The 90 minute programme, produced by ITN Productions for ITV, will be broadcast two days before Prince Harry’s autobiography ‘Spare’ is published on 10 January, by Transworld.

The book has been billed by publisher Penguin Random House as “a landmark publication full of insight, revelation, self-examination, and hard-won wisdom about the eternal power of love over grief”.

Filmed in California, where Harry now lives, Harry: The Interview, sees the Prince go into unprecedented depth and detail on life in and out of the Royal Family.

Speaking to Tom Bradby, who he has known for more than 20 years, Prince Harry shares his personal story, in his own words.

Michael Jermey, ITV Director of News and Current Affairs, said: “It is extremely rare for a member of the Royal Family to speak so openly about their experience at the heart of the institution. 

“Tom Bradby’s interview with Prince Harry will be a programme that everyone with an informed opinion on the monarchy should want to watch.
Prince Harry undertook a series of promotional interview for Spare, including one with ITV's Tom Bradby. (Getty Images)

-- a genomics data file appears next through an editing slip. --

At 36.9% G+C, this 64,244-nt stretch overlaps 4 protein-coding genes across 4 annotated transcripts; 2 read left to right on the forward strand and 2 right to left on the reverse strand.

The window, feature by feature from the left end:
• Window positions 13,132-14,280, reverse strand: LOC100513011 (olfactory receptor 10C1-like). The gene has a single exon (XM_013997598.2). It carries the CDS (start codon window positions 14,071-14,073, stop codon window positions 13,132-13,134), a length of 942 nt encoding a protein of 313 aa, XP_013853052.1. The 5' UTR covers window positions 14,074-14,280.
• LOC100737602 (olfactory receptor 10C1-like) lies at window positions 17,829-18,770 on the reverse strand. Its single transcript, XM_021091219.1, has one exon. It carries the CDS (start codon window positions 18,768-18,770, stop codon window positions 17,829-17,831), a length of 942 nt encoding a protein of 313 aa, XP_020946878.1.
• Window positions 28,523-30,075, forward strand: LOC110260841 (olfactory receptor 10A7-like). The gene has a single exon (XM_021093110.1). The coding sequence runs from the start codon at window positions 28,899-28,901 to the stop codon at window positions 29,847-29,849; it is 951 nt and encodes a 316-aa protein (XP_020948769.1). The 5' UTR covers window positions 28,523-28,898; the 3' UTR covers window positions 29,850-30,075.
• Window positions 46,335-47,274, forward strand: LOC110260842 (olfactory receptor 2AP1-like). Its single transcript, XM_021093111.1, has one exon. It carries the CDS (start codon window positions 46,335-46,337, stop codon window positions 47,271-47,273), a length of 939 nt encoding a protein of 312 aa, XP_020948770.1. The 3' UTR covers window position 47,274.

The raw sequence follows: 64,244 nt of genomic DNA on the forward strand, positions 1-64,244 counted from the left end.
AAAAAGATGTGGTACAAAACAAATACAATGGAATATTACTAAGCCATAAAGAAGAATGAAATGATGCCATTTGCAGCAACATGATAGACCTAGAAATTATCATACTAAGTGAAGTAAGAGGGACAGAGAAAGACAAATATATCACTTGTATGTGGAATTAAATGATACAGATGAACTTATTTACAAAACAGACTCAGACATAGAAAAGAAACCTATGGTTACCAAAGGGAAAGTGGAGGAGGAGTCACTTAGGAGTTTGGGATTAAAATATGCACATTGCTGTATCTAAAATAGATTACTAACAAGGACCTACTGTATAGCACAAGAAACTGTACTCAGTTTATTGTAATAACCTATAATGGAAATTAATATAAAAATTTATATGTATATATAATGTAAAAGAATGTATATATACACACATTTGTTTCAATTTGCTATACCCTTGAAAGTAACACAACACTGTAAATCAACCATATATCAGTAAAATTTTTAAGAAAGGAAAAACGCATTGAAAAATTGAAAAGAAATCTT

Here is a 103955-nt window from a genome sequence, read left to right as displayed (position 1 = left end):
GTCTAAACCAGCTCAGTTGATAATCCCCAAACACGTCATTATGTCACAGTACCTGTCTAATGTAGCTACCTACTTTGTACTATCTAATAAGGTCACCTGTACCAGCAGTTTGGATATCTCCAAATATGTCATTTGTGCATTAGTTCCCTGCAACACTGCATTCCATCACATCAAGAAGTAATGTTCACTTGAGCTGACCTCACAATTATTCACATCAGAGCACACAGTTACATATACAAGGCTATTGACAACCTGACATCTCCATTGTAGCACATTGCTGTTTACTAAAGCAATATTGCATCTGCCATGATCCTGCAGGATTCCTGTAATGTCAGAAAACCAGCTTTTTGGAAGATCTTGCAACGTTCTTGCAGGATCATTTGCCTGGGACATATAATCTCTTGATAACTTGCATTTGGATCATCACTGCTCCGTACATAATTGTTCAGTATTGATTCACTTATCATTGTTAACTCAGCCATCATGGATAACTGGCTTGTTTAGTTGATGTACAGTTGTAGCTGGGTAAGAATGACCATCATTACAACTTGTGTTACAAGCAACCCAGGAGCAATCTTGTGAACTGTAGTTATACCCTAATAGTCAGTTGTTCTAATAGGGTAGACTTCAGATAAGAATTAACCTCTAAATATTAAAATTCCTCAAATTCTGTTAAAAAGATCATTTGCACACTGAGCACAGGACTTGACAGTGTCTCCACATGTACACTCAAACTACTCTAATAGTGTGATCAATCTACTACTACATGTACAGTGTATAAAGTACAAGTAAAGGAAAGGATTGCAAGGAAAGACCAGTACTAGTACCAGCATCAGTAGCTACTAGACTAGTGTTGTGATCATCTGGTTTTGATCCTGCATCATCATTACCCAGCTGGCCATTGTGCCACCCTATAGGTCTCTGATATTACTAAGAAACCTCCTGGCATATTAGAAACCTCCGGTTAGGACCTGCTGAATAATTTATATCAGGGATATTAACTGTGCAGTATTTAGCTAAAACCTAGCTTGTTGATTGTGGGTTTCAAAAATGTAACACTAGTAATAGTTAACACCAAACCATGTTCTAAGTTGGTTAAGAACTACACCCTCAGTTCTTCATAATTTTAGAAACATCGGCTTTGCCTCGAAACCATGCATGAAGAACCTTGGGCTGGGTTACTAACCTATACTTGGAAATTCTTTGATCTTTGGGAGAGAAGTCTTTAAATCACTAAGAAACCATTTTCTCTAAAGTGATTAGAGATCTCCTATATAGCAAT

For instance, the duke described an incident in which Meghan booked a flight for her father Thomas, to allow him to escape press intrusion in his Mexican home. Harry recalled the flight being booked with Air New Zealand in first class, but the airline has confirmed they don't operate flights between Mexico and the UK, or have first class seats on their planes.

Another was pointed out by royal commentator Dickie Arbiter, who once worked as a press secretary for the Queen.

Spare sees Harry discuss in one passage a Daily Mail article about Meghan and Harry's exit from royal life in 2020, in which the headline read that the couple "should expect 'no mercy'" and that it was "insult" they no longer wanted to remain working royals.

"Make no mistake, it’s an insult," cried the Daily Mail, which convened a "Fleet Street jury" to consider our "crimes". Among them was the Queen’s ex-press secretary, who concluded, with his fellow jurors, that we should hereafter “expect no mercy”, Harry wrote.

"I shook my head. No mercy. The language of war? Clearly this was more than simple anger. These men and women saw me as an existential threat. If our leaving posed a threat to the monarchy, as some were saying, then it posed a threat to all those covering the monarchy for a living."